• Delete specifies that a dynamically created PV object is automatically released when the bound PVC object is released.
      • Retain specifies that a PV object is dynamically created, but must be released by the administrator.
      allowVolumeExpansion Specifies whether the PV object created based on the current StorageClass performs dynamic scale-out. Default value: false. This parameter is used only to enable or disable dynamic scale-out. Whether to enable this feature is determined by the underlying storage plug-in.
      volumeBindingMode Specifies the time when PV objects are dynamically created. Valid values: Immediate (immediate creation) and WaitForFirstConsumer (delayed creation).
    • Delayed binding
      Certain types of storage, such as Alibaba Cloud disks, impose limits on the mount attribute. For example, volumes can be mounted to only nodes in the same zone as the volumes. This type of volume encounters the following problems:
      • A volume is created in Zone A, but Zone A has no available node resources. Therefore, the created volume cannot be mounted to a pod upon startup.
      • When cluster administrators plan PVC and PV objects, they cannot determine in which zones they can create multiple PV objects for backup.

      The StorageClass template provides the volumeBindingMode field to fix the preceding problems. When volumeBindingMode is set to WaitForFirstConsumer, the storage plug-in delays volume creation when it receives the PVC pending state. Instead, the storage plug-in creates a volume only after the PVC object is consumed by a pod.


      The process of delayed binding:

      The Provisioner plug-in delays volume creation when it receives the PVC pending state. Instead, the plug-in creates a volume only after the PVC object is consumed by a pod. If a pod consumes the PVC object and the scheduler determines that the PVC object has delayed binding enabled, the PV scheduling process continues. The scheduler patches the scheduling result to the metadata of the PVC object. When the Provisioner plug-in determines that scheduling information has been written to the PVC object, it retrieves location information such as the zone and node based on the scheduling information to create a volume. Then, the plug-in triggers the PV creation process.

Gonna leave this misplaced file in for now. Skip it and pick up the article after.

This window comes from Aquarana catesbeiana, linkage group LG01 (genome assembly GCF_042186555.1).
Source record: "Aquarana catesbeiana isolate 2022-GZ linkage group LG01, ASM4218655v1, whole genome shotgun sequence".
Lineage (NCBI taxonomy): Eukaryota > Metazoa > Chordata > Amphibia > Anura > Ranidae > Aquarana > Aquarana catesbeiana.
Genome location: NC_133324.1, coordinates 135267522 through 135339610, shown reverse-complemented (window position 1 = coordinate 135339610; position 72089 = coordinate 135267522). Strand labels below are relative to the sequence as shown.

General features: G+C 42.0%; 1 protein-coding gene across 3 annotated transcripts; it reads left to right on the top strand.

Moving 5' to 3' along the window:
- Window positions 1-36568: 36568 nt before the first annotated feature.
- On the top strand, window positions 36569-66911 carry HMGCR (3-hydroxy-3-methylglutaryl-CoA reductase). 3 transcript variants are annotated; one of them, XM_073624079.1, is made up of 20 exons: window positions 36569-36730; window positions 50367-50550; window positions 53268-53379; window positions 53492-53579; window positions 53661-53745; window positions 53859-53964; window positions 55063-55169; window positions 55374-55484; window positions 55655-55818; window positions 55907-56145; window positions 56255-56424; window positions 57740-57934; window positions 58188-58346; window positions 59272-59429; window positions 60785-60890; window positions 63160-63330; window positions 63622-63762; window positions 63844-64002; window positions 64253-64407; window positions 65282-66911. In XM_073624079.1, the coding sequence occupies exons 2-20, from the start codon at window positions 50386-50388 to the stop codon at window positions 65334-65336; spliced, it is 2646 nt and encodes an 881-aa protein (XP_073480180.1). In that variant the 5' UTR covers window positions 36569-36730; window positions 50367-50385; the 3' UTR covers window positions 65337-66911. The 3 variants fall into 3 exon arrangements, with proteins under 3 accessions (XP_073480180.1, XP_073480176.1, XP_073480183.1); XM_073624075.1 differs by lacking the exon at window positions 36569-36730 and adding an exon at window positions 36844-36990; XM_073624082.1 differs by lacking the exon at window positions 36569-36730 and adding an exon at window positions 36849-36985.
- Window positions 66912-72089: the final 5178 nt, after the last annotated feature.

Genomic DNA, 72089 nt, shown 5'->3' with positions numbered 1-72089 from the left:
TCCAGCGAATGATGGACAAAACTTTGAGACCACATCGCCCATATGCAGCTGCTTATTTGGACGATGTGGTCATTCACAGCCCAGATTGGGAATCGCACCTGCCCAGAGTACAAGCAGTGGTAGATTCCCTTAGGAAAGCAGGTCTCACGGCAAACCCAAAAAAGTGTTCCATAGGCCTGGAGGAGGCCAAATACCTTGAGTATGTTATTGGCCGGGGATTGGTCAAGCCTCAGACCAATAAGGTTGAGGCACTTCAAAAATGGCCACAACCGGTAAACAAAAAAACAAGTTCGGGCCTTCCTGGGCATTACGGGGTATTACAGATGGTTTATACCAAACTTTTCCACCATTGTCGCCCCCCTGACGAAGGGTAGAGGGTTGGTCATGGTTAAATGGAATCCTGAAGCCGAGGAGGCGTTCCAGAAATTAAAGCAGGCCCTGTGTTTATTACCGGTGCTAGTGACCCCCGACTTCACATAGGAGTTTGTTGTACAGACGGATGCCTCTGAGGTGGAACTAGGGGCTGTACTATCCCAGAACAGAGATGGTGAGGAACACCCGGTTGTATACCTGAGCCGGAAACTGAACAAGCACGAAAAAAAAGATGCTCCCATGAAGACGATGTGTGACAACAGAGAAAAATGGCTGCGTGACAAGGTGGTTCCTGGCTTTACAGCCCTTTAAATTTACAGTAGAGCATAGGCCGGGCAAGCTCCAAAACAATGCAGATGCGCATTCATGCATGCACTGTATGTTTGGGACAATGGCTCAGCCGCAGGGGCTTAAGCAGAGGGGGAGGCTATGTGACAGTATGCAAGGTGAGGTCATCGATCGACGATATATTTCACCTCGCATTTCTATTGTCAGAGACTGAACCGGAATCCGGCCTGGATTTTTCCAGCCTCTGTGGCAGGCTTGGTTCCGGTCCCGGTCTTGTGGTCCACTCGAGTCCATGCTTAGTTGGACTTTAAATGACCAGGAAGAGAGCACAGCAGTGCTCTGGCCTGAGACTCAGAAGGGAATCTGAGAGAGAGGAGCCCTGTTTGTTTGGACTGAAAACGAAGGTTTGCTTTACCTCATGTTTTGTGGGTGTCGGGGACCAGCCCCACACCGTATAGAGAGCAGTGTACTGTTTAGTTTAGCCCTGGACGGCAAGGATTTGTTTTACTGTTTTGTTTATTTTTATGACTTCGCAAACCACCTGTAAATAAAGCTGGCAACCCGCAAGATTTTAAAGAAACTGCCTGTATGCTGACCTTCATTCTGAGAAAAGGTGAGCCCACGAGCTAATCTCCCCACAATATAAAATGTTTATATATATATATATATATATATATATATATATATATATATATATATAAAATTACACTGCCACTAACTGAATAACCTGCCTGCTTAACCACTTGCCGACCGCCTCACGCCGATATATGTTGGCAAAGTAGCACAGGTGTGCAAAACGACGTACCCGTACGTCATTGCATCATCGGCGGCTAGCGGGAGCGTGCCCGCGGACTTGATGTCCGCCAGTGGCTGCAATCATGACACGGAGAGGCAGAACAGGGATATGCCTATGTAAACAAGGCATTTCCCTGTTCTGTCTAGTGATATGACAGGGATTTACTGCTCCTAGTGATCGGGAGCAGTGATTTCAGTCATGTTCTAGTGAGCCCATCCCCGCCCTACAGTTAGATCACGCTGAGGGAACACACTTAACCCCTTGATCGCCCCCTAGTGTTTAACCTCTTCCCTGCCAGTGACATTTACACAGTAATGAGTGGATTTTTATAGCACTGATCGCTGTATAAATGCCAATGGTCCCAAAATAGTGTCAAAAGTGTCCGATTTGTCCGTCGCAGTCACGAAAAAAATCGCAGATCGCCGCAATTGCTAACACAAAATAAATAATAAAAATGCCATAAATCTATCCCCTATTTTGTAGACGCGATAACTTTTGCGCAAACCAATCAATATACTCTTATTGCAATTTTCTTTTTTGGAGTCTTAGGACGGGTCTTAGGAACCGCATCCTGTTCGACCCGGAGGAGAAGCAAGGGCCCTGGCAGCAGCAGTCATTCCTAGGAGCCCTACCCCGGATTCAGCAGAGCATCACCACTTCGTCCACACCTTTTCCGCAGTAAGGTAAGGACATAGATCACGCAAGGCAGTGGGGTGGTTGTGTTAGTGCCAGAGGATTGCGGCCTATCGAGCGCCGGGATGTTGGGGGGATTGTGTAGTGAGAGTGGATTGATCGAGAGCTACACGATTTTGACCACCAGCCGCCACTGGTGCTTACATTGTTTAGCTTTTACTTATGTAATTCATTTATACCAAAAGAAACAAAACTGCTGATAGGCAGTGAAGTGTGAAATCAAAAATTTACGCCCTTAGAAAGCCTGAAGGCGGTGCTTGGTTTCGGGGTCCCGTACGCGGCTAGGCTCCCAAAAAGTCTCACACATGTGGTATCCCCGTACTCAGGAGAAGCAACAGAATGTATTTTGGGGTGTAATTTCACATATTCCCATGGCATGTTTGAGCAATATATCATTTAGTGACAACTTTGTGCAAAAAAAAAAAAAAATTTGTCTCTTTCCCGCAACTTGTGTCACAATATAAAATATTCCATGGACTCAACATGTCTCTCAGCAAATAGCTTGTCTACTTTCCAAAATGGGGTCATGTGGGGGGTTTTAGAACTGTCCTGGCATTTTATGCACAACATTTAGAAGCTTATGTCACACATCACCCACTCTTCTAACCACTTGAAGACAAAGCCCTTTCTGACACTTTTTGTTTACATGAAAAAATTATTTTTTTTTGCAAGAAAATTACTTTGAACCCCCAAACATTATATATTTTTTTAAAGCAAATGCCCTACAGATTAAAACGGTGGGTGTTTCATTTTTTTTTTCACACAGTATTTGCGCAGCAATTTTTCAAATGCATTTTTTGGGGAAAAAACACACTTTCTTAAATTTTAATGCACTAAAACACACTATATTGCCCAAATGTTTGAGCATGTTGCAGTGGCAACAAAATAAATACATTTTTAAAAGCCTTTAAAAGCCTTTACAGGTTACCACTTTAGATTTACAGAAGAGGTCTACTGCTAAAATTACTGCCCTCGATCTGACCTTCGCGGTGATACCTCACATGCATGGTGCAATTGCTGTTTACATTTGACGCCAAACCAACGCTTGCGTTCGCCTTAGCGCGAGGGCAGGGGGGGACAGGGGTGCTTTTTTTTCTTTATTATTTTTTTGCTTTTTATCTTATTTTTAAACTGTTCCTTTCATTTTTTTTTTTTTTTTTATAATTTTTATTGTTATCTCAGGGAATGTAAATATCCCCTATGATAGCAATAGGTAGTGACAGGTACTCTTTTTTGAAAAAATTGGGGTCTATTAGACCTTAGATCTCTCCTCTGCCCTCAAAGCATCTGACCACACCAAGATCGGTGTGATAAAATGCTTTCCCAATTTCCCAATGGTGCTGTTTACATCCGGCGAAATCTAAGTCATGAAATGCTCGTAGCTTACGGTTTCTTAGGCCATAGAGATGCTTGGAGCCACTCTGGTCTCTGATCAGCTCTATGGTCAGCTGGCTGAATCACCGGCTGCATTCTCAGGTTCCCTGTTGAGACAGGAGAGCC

We recommend that you use the delayed binding feature when you create dynamic volumes in a multi-zone cluster. The preceding configuration process is supported by ACK.

    Advantages of dynamic volumes
    • Dynamic volumes allow Kubernetes to implement automatic PV lifecycle management. PV objects are created and deleted by the Provisioner plug-in.
    • PV objects can be automatically created, which simplifies configuration and reduces the workload of system administrators.
    • Dynamic volumes maintain consistency between the PVC-required storage capacity and the PV capacity that is configured by the Provisioner plug-in. This optimizes storage capacity planning.
  • Mount SubPath volumes

    Kubernetes provides the volumeMounts.subPath property, which can be used to specify a subpath inside the referenced volume instead of its root.

    Note We recommend that you do not use SubPath volumes because the mount and unmount of SubPath volumes may cause errors in some Kubernetes versions. You can use the Container Storage Interface (CSI) plug-in to mount subdirectories, such as those of NAS file systems and OSS buckets.

Quota limits

  • Certain types of storage impose quota limits on the number of volumes that can mounted on a node. For example, you can mount up to 16 disks as volumes on a node. ACK provides scheduling policies that meet quota limits. When the number of volumes that are mounted on a node reaches the quota, the scheduler no longer schedules the specified type of volume to this node.
  • The CSI plug-in provided by ACK allows you to use the MAX_VOLUMES_PERNODE field to configure the number of volumes per node. For more information about the CSI plug-in, see Overview.


  • For more information about Kubernetes storage, see Storage.
  • For more information about the CSI plug-in, see Overview.